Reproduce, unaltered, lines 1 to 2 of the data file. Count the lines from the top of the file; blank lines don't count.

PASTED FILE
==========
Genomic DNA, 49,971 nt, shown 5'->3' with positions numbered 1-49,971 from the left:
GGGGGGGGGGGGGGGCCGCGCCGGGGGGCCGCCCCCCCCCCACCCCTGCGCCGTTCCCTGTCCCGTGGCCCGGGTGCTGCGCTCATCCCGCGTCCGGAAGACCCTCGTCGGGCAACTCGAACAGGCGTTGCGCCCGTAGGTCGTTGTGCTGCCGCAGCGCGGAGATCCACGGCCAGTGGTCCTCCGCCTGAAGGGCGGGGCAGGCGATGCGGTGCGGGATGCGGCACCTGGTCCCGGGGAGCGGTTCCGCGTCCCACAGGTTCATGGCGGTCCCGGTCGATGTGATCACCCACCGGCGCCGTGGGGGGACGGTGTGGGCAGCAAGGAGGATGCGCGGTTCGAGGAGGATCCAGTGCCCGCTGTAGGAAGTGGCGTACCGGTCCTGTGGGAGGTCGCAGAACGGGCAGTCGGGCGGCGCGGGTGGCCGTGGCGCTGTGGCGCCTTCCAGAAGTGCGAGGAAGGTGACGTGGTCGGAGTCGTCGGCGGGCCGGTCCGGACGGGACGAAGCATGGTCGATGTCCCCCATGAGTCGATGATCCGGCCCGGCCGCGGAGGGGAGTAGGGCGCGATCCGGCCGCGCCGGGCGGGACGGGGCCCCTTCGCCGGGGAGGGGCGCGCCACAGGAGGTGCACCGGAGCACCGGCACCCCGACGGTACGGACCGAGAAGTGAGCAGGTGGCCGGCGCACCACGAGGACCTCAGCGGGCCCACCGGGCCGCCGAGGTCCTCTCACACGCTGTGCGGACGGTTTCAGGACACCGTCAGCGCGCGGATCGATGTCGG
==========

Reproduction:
Genomic DNA, 49,971 nt, shown 5'->3' with positions numbered 1-49,971 from the left:
GGGGGGGGGGGGGGGCCGCGCCGGGGGGCCGCCCCCCCCCCACCCCTGCGCCGTTCCCTGTCCCGTGGCCCGGGTGCTGCGCTCATCCCGCGTCCGGAAGACCCTCGTCGGGCAACTCGAACAGGCGTTGCGCCCGTAGGTCGTTGTGCTGCCGCAGCGCGGAGATCCACGGCCAGTGGTCCTCCGCCTGAAGGGCGGGGCAGGCGATGCGGTGCGGGATGCGGCACCTGGTCCCGGGGAGCGGTTCCGCGTCCCACAGGTTCATGGCGGTCCCGGTCGATGTGATCACCCACCGGCGCCGTGGGGGGACGGTGTGGGCAGCAAGGAGGATGCGCGGTTCGAGGAGGATCCAGTGCCCGCTGTAGGAAGTGGCGTACCGGTCCTGTGGGAGGTCGCAGAACGGGCAGTCGGGCGGCGCGGGTGGCCGTGGCGCTGTGGCGCCTTCCAGAAGTGCGAGGAAGGTGACGTGGTCGGAGTCGTCGGCGGGCCGGTCCGGACGGGACGAAGCATGGTCGATGTCCCCCATGAGTCGATGATCCGGCCCGGCCGCGGAGGGGAGTAGGGCGCGATCCGGCCGCGCCGGGCGGGACGGGGCCCCTTCGCCGGGGAGGGGCGCGCCACAGGAGGTGCACCGGAGCACCGGCACCCCGACGGTACGGACCGAGAAGTGAGCAGGTGGCCGGCGCACCACGAGGACCTCAGCGGGCCCACCGGGCCGCCGAGGTCCTCTCACACGCTGTGCGGACGGTTTCAGGACACCGTCAGCGCGCGGATCGATGTCGG